Array collaborated closely with clinicians on the design of the new Zucker Hillside Hospital, opened in January 2013. The spatial organization supports each patient’s clinical, emotional and physical needs and provides a safe and efficient facility allowing caregivers to deliver healthcare in a compassionate and comforting environment.
Prior to its opening, our team toured the facility and highlighted how patient-centered clinical requirements informed design decisions resulting in a new hospital offering an environment that adapts to changing behavioral populations. The tour was captured on video and Array has developed four informative videos:
Zucker Hillside Behavioral Health Facility: Building Organization
Planning drivers and design features that decrease the ‘institutional feel’ of the new behavioral health facility
Part 1: Zucker Hillside Hospital - Building Organization
Zucker Hillside Behavioral Health Hospital: Universal Room Model and Patient Safety Features
Design elements of universal room model that supports three distinct behavioral health patient populations
Part 2: Zucker Hillside Hospital - Patient Areas
Zucker Hillside Behavioral Health Facility: Staff Support Areas
Spatial organization to support staff safety
Part 3: Zucker Hillside Hospital - Staff Support Areas and Safety
Zucker Hillside Behavioral Health Facility: Patient Bathroom Features
In-depth look at bathroom features that increases patient and staff safety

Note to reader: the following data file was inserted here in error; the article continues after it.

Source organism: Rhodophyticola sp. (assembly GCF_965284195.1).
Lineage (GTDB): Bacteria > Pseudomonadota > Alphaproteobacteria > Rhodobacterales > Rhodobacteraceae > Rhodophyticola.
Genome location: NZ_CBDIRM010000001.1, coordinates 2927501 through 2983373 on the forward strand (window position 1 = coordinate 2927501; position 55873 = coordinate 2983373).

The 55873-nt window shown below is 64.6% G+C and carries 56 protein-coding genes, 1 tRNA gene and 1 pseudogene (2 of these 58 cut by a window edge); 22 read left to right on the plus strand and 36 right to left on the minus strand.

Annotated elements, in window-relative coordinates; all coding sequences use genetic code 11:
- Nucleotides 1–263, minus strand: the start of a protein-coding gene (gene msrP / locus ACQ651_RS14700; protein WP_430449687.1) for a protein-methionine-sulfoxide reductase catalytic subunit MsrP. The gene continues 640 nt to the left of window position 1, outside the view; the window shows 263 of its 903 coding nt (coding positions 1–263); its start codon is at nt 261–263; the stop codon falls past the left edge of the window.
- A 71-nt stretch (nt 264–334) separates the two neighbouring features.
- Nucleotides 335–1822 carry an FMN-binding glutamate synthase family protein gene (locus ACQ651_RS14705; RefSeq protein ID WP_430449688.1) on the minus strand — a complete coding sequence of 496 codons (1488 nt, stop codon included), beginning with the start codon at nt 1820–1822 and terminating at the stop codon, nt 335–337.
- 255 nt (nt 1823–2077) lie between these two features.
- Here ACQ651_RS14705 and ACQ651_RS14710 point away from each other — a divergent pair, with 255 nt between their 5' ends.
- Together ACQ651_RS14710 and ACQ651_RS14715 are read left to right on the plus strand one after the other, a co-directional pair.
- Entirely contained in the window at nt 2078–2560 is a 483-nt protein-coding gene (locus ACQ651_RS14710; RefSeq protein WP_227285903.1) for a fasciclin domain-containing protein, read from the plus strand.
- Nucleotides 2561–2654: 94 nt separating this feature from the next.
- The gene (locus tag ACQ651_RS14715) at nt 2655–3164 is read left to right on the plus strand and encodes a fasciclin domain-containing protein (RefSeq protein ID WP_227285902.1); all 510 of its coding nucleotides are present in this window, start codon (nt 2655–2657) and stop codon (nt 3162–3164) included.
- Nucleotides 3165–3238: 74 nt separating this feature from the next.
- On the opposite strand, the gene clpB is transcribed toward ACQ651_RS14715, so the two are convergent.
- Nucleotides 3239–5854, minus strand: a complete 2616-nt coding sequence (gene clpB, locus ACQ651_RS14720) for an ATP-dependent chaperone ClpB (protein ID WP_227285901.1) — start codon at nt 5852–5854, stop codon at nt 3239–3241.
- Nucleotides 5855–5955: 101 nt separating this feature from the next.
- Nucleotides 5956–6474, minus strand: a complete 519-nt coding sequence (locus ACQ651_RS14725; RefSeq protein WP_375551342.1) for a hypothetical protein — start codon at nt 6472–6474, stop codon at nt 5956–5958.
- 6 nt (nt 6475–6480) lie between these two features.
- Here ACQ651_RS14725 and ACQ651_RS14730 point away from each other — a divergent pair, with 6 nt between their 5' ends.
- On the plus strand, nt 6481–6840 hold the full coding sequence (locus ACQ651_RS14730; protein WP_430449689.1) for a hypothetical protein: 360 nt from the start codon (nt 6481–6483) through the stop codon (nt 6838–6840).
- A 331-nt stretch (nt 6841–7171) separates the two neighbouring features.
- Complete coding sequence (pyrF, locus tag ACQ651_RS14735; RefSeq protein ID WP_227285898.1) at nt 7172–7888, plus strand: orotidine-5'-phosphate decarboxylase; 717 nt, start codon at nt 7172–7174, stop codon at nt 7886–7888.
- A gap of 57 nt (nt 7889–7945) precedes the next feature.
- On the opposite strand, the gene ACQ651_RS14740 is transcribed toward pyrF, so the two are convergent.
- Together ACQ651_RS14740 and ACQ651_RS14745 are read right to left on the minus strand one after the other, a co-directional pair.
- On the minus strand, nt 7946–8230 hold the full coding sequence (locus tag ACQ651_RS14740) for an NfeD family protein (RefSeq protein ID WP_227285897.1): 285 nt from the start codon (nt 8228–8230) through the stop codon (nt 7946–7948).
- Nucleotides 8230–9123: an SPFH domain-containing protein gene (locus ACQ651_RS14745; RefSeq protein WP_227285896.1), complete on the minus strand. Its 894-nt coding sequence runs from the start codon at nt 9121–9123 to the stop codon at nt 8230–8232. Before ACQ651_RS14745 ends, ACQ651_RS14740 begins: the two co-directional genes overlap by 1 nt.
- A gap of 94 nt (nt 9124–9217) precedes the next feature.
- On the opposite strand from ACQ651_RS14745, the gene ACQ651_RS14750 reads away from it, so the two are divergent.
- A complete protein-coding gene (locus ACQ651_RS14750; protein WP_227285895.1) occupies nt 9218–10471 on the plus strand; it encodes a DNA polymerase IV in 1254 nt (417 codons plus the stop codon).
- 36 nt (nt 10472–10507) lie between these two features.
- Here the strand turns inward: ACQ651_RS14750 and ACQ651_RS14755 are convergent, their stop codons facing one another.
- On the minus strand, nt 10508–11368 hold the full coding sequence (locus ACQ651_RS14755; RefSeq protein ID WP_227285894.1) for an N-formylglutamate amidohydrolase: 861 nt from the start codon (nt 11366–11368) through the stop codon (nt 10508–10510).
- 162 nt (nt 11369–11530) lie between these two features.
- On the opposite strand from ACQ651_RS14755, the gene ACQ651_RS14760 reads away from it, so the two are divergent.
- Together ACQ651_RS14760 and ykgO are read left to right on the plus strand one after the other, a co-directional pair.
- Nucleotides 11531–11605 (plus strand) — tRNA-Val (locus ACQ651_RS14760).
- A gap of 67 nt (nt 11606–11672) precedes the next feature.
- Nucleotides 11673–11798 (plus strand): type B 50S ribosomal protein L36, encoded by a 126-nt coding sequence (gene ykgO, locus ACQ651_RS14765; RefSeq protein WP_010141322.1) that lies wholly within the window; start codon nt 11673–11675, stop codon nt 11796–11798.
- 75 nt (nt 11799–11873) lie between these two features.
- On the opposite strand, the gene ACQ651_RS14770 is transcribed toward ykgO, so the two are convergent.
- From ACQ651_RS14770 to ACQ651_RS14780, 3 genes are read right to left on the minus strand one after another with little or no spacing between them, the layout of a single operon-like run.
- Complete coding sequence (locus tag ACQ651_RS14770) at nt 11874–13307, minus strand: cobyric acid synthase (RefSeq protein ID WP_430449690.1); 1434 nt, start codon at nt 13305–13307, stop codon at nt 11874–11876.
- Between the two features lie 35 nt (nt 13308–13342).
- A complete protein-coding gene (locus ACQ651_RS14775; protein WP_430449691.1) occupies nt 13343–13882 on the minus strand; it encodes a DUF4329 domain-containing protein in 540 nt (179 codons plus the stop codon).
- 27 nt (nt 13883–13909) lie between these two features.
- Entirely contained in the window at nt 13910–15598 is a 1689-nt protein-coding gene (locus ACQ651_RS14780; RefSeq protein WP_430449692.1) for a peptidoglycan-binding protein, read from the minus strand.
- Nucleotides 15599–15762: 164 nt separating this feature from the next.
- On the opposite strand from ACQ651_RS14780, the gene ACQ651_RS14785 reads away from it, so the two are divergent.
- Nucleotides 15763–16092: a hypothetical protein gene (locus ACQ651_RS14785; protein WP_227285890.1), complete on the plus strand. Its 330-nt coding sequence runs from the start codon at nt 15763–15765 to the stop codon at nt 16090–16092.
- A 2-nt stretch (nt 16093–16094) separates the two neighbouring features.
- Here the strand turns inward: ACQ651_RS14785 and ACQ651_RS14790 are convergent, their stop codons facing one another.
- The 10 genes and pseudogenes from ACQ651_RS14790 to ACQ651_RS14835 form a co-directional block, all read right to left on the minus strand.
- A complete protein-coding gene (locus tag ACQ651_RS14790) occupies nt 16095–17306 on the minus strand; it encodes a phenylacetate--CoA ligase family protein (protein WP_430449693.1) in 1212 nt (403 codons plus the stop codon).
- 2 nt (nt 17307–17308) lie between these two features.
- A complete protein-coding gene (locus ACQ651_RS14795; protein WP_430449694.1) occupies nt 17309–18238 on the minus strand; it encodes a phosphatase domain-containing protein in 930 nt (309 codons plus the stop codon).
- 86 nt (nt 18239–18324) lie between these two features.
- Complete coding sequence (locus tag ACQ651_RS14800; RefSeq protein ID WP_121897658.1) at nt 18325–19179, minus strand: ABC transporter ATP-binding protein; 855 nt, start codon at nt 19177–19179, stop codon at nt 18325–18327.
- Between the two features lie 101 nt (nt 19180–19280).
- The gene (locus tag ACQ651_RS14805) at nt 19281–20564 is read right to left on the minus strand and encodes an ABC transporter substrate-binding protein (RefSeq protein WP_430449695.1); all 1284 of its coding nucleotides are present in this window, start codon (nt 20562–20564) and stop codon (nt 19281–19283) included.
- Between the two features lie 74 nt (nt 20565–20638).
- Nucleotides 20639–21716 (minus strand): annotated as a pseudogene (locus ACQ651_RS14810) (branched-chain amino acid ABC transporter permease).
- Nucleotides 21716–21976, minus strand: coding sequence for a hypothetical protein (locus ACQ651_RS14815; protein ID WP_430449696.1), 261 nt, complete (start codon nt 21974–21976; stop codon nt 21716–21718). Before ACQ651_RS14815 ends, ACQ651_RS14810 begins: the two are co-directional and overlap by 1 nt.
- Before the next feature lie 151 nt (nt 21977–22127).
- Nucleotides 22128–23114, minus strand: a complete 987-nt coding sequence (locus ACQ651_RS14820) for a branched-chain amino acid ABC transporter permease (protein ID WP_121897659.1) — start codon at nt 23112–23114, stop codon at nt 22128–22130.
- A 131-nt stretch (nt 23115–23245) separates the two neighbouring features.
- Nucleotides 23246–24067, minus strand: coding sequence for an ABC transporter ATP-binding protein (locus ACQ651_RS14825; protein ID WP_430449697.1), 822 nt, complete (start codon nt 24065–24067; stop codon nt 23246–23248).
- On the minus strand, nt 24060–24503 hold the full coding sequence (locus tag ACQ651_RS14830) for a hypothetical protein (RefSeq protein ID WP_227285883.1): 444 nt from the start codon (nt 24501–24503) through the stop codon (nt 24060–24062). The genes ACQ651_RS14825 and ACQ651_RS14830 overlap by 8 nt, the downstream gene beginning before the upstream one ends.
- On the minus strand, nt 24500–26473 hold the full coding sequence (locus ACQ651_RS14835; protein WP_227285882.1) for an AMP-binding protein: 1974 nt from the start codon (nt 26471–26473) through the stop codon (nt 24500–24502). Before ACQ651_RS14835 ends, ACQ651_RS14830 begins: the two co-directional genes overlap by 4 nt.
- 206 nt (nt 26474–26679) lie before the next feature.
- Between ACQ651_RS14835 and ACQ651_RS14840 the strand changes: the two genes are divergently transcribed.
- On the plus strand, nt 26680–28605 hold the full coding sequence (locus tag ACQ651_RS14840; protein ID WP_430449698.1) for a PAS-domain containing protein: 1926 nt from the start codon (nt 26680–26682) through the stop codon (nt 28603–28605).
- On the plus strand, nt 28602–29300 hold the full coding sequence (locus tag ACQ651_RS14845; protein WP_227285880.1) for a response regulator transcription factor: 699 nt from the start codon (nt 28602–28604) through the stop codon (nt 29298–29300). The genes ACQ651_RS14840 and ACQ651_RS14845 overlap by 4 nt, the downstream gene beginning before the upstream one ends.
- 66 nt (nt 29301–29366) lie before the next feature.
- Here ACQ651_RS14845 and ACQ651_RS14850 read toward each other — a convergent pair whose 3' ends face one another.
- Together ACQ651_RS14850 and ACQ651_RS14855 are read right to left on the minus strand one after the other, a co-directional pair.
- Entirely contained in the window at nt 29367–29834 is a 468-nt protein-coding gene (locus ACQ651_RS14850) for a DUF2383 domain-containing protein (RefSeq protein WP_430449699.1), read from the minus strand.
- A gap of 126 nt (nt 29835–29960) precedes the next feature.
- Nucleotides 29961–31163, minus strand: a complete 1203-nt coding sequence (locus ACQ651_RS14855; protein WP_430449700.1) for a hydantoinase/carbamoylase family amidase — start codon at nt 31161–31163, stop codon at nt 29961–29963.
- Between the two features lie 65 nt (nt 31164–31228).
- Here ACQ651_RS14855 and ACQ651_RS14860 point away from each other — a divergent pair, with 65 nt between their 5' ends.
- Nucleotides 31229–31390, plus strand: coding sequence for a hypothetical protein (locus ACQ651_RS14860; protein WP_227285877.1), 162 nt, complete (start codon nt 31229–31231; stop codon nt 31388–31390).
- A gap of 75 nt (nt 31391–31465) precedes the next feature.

Part 4: Zucker Hillside Hospital - Patient Bathroom Features
Zucker Hillside Hospital, affiliated with the Northwell Health, is nationally recognized for its pioneering clinical, teaching and research programs. The National Institute of Health has established a Clinical Research Center for the Study of Schizophrenia at the Zucker Hillside Hospital, one of only four such facilities nationwide.
Their 221-bed aging facility was woefully out of date and needed to be replaced. An additional challenge was that this facility needed to house three distinct populations: adults, gero-psych and adolescent patients.
In the new facility, all rooms flex from private to semi-private, featuring a 19-bed patient unit comprised of three private and eight semi-private rooms. An innovative corridor system separates patients, staff and visitors into three distinct zones, increasing patient and staff safety, while decreasing the institutional feel of the building.
Activity rooms and dining areas feature partial-height partitions and glass walls to provide visibility from the support zones and also allow natural light to flow through the central areas. Large scale, impactful art, chosen specifically to address the needs of behavioral health patients, serves as a wayfinding device at key entry portals, complemented by soothing colors and materials.
Be sure to visit Array’s Knowledge Community, as we will be conducting Post-Occupancy Reviews. Data comparing performance metrics for the new facility with those from the existing facility will be summarized.
Click Here for the Zucker Hillside Hospital project page.
This article was authored by Jon Sell, a former employee at Array.